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Another summary, unanimous AEDPA reversal

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Once again, the US Supreme Court has summarily and unanimously reversed a federal court of appeals for failure to observe the command of Congress that federal habeas is only to correct clearly wrong state court decisions, not to substitute the federal court's judgment for the state court's on close questions.  The case is Hardy v. Cross, No. 11-74.

Does it violate the Confrontation Clause of the Sixth Amendment when a witness testifies at a defendant's first trial, with cross-examination, but disappears before the retrial, and the prior testimony is read at the second trial?  Generally not, as long as the prosecution made a good faith effort to locate the witness.  See Ohio v. Roberts, 448 U.S. 56, 75 (1980) (overruled on other grounds in Crawford v. Washington, 541 U.S. 36 (2004).)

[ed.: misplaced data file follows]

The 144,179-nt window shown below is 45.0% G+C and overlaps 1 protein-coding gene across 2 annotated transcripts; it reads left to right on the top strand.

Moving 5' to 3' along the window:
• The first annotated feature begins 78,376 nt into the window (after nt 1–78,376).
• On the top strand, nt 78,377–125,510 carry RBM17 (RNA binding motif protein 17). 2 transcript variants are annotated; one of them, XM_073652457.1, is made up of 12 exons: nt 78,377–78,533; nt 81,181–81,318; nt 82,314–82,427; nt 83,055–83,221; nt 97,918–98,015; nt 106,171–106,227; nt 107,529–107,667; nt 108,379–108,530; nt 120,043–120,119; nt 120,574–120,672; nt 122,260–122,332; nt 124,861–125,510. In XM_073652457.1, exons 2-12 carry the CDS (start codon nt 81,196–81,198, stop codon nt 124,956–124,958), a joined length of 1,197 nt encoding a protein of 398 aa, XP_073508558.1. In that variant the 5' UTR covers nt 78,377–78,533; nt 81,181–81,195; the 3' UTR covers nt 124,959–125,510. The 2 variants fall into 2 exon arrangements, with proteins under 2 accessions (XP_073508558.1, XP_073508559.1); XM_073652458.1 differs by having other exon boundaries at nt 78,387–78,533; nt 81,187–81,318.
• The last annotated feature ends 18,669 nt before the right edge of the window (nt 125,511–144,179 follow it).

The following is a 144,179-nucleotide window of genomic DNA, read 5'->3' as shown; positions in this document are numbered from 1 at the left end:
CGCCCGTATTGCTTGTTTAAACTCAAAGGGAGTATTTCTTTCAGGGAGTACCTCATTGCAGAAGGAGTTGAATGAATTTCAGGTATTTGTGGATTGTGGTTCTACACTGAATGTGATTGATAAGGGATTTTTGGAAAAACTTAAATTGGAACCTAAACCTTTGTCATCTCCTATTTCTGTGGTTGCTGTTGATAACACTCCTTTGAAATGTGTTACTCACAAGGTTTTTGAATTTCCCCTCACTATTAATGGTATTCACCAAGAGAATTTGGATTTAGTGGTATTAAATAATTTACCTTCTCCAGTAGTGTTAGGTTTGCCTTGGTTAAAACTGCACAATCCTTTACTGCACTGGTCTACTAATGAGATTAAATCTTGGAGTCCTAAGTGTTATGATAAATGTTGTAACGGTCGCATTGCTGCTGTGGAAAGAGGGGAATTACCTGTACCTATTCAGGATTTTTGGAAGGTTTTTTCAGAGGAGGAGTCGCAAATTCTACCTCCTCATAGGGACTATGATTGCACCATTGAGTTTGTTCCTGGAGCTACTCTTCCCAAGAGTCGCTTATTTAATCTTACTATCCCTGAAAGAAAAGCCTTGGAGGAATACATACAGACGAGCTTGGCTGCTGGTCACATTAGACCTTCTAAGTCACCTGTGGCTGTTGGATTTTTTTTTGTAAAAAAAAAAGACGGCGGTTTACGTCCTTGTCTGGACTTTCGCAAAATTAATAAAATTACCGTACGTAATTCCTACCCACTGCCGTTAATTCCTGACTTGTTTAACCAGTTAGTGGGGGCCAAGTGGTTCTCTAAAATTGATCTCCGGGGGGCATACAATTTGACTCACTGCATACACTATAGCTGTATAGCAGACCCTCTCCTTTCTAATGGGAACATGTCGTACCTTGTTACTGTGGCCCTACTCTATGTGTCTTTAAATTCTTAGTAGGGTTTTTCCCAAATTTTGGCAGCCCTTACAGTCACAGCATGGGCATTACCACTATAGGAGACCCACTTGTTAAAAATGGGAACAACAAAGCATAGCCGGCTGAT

Comparing the efforts made in this case with those deemed sufficient in Roberts, it seems quite clear that they were more than sufficient.  The state courts so held.  The Seventh Circuit held that this decision was not only wrong but unreasonable, the AEDPA standard for overturning the state court judgment in this manner.  That decision was itself unreasonable, so clearly so that the high court did not even need to take merits briefing and hear argument.

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It looks like the facts of this case (i.e., the defendant was convicted on the testimony of an unavailable victim) skewed how the Seventh Circuit looked at the case. To think that Judge Williams (the author of the Seventh Circuit's less than lucid opinion) was actually considered for the Supreme Court is frightening.

This case isn't as bad as most of the AEDPA summary reversals, but it reflects very poorly on the panel, especially the author.

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